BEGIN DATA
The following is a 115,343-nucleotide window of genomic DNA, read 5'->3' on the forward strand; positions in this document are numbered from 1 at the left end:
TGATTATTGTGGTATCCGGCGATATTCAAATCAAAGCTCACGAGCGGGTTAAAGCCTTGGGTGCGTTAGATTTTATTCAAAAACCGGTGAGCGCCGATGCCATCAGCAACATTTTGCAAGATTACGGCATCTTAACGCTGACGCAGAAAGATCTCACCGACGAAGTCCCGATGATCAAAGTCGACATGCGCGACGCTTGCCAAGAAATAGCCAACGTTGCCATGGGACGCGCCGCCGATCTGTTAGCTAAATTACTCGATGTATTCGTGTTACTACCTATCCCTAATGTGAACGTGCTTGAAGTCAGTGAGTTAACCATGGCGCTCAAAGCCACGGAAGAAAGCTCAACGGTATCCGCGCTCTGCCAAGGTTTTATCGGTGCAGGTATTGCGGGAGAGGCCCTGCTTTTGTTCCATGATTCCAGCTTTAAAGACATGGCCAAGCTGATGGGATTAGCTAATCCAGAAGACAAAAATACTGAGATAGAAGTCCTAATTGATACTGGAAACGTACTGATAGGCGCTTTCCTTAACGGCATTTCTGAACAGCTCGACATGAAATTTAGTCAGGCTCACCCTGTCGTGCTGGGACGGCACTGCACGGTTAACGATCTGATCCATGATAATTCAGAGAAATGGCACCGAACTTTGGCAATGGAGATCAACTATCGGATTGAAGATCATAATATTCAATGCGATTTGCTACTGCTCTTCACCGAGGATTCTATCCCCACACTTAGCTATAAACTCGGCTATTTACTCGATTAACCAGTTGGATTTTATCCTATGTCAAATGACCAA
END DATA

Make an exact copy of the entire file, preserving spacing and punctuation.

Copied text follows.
The following is a 115,343-nucleotide window of genomic DNA, read 5'->3' on the forward strand; positions in this document are numbered from 1 at the left end:
TGATTATTGTGGTATCCGGCGATATTCAAATCAAAGCTCACGAGCGGGTTAAAGCCTTGGGTGCGTTAGATTTTATTCAAAAACCGGTGAGCGCCGATGCCATCAGCAACATTTTGCAAGATTACGGCATCTTAACGCTGACGCAGAAAGATCTCACCGACGAAGTCCCGATGATCAAAGTCGACATGCGCGACGCTTGCCAAGAAATAGCCAACGTTGCCATGGGACGCGCCGCCGATCTGTTAGCTAAATTACTCGATGTATTCGTGTTACTACCTATCCCTAATGTGAACGTGCTTGAAGTCAGTGAGTTAACCATGGCGCTCAAAGCCACGGAAGAAAGCTCAACGGTATCCGCGCTCTGCCAAGGTTTTATCGGTGCAGGTATTGCGGGAGAGGCCCTGCTTTTGTTCCATGATTCCAGCTTTAAAGACATGGCCAAGCTGATGGGATTAGCTAATCCAGAAGACAAAAATACTGAGATAGAAGTCCTAATTGATACTGGAAACGTACTGATAGGCGCTTTCCTTAACGGCATTTCTGAACAGCTCGACATGAAATTTAGTCAGGCTCACCCTGTCGTGCTGGGACGGCACTGCACGGTTAACGATCTGATCCATGATAATTCAGAGAAATGGCACCGAACTTTGGCAATGGAGATCAACTATCGGATTGAAGATCATAATATTCAATGCGATTTGCTACTGCTCTTCACCGAGGATTCTATCCCCACACTTAGCTATAAACTCGGCTATTTACTCGATTAACCAGTTGGATTTTATCCTATGTCAAATGACCAA